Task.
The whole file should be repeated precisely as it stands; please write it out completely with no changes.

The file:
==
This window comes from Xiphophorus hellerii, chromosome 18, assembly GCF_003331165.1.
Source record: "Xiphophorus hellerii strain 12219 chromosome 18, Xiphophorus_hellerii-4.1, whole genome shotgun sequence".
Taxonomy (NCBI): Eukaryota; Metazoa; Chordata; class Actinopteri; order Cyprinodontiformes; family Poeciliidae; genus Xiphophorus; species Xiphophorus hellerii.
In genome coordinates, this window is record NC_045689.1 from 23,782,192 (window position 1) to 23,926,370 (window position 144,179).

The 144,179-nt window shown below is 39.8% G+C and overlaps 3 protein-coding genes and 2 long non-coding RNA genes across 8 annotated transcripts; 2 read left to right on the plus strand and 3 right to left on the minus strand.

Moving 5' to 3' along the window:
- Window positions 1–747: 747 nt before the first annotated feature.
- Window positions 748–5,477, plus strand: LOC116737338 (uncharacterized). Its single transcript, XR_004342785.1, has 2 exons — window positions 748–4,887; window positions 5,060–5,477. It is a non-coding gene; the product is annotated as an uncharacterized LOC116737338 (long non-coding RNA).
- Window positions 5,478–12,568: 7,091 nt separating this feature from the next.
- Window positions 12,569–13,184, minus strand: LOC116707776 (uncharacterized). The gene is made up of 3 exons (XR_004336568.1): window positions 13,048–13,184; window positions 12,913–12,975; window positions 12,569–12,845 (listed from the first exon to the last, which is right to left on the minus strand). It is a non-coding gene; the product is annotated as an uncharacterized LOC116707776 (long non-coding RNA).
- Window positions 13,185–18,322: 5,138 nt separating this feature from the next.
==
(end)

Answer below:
This window comes from Xiphophorus hellerii, chromosome 18, assembly GCF_003331165.1.
Source record: "Xiphophorus hellerii strain 12219 chromosome 18, Xiphophorus_hellerii-4.1, whole genome shotgun sequence".
Taxonomy (NCBI): Eukaryota; Metazoa; Chordata; class Actinopteri; order Cyprinodontiformes; family Poeciliidae; genus Xiphophorus; species Xiphophorus hellerii.
In genome coordinates, this window is record NC_045689.1 from 23,782,192 (window position 1) to 23,926,370 (window position 144,179).

The 144,179-nt window shown below is 39.8% G+C and overlaps 3 protein-coding genes and 2 long non-coding RNA genes across 8 annotated transcripts; 2 read left to right on the plus strand and 3 right to left on the minus strand.

Moving 5' to 3' along the window:
- Window positions 1–747: 747 nt before the first annotated feature.
- Window positions 748–5,477, plus strand: LOC116737338 (uncharacterized). Its single transcript, XR_004342785.1, has 2 exons — window positions 748–4,887; window positions 5,060–5,477. It is a non-coding gene; the product is annotated as an uncharacterized LOC116737338 (long non-coding RNA).
- Window positions 5,478–12,568: 7,091 nt separating this feature from the next.
- Window positions 12,569–13,184, minus strand: LOC116707776 (uncharacterized). The gene is made up of 3 exons (XR_004336568.1): window positions 13,048–13,184; window positions 12,913–12,975; window positions 12,569–12,845 (listed from the first exon to the last, which is right to left on the minus strand). It is a non-coding gene; the product is annotated as an uncharacterized LOC116707776 (long non-coding RNA).
- Window positions 13,185–18,322: 5,138 nt separating this feature from the next.